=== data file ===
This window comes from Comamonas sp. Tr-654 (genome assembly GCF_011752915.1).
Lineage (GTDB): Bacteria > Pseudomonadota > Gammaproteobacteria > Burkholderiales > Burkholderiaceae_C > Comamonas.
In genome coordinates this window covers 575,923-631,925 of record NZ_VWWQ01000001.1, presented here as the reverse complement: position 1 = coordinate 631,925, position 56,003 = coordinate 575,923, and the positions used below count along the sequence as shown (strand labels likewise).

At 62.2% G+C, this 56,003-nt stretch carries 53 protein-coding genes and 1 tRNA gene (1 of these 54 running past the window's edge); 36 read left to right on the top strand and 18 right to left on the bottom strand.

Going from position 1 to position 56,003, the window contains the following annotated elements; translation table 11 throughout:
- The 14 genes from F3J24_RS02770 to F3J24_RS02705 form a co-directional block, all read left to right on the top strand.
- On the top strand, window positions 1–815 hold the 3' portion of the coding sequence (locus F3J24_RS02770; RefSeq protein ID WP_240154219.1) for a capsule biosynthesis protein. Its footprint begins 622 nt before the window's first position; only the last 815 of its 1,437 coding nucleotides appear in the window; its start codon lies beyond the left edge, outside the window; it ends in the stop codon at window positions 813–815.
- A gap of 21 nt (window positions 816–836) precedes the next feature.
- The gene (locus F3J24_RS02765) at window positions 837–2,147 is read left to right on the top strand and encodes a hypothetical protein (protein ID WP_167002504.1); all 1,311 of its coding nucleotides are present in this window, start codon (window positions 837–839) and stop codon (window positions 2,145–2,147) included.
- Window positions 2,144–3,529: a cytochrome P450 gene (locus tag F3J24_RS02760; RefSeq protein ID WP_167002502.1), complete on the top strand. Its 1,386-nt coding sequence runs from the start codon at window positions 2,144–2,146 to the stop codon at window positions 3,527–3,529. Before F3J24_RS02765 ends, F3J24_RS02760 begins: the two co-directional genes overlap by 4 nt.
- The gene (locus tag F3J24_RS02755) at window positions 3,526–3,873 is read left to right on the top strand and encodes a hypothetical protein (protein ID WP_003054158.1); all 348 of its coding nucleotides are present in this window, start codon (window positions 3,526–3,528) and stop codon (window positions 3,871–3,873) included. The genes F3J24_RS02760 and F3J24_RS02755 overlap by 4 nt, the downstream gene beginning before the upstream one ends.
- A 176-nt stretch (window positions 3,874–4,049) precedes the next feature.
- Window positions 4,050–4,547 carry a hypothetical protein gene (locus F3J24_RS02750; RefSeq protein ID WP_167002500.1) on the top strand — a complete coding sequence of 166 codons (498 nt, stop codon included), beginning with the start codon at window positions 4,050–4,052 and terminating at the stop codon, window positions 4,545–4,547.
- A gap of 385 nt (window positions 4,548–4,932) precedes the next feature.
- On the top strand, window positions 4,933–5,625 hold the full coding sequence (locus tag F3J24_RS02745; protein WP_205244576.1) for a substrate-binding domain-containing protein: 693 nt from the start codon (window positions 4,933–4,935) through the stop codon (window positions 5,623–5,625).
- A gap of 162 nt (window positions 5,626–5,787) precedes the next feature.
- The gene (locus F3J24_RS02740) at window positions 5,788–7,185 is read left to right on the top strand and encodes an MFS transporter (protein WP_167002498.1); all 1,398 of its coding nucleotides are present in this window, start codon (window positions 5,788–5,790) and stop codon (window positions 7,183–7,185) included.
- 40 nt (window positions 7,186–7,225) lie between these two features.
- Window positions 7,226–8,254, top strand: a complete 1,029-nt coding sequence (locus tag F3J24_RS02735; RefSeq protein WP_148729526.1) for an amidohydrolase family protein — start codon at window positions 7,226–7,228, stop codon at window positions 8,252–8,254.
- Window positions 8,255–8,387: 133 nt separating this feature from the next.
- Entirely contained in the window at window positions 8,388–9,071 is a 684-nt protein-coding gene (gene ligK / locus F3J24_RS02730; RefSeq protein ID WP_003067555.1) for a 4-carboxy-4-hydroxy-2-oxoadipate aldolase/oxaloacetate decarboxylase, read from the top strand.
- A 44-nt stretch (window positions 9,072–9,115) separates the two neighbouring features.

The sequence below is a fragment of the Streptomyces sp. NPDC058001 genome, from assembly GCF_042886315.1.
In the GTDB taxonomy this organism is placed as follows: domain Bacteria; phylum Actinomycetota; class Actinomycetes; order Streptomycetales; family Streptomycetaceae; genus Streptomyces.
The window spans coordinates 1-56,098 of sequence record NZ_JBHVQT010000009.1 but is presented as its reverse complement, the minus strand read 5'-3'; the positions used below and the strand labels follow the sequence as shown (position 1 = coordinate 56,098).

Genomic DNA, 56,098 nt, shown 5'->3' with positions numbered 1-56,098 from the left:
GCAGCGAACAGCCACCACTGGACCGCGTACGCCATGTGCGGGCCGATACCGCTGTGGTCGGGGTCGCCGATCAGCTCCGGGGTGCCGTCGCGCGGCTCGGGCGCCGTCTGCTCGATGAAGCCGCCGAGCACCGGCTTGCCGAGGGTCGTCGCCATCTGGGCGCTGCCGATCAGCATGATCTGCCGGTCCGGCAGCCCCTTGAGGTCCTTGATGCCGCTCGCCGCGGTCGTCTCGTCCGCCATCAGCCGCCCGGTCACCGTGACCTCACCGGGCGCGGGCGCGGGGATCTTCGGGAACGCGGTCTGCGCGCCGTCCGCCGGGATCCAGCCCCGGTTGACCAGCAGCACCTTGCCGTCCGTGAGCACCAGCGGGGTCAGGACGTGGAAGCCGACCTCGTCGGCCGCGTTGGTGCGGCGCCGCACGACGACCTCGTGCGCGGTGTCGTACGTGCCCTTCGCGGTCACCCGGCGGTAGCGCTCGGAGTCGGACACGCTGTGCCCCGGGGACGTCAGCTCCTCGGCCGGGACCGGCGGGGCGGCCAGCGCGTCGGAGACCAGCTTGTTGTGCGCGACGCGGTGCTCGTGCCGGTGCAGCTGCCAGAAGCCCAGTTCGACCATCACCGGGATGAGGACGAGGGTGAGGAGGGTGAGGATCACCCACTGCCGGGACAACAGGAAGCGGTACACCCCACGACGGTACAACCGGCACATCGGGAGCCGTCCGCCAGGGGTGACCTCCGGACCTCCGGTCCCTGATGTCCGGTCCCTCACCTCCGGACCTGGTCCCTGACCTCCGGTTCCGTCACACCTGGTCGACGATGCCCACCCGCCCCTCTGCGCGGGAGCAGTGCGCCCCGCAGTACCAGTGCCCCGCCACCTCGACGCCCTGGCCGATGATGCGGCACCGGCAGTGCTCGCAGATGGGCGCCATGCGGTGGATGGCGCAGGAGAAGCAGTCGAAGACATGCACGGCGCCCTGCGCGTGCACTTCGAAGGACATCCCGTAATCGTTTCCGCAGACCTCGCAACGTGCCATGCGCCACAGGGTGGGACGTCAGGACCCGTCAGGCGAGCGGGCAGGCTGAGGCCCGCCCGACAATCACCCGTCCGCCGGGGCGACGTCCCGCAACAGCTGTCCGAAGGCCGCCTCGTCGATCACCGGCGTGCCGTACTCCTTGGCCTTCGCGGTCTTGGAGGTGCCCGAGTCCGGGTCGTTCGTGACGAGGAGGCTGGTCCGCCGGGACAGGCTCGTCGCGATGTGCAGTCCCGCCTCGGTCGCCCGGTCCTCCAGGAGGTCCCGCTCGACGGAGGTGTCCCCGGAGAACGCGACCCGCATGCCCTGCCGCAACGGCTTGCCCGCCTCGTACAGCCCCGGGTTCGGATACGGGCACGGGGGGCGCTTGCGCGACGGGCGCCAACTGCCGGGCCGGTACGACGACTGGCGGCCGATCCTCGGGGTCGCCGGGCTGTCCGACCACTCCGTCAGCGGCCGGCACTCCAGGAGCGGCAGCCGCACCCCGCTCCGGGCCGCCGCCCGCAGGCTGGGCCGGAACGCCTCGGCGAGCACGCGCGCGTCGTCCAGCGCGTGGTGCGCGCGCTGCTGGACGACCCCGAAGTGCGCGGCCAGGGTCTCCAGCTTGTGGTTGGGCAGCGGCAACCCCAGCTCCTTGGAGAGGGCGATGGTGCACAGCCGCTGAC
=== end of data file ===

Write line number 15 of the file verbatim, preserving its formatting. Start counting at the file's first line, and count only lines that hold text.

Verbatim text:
- On the top strand, window positions 4,933–5,625 hold the full coding sequence (locus tag F3J24_RS02745; protein WP_205244576.1) for a substrate-binding domain-containing protein: 693 nt from the start codon (window positions 4,933–4,935) through the stop codon (window positions 5,623–5,625).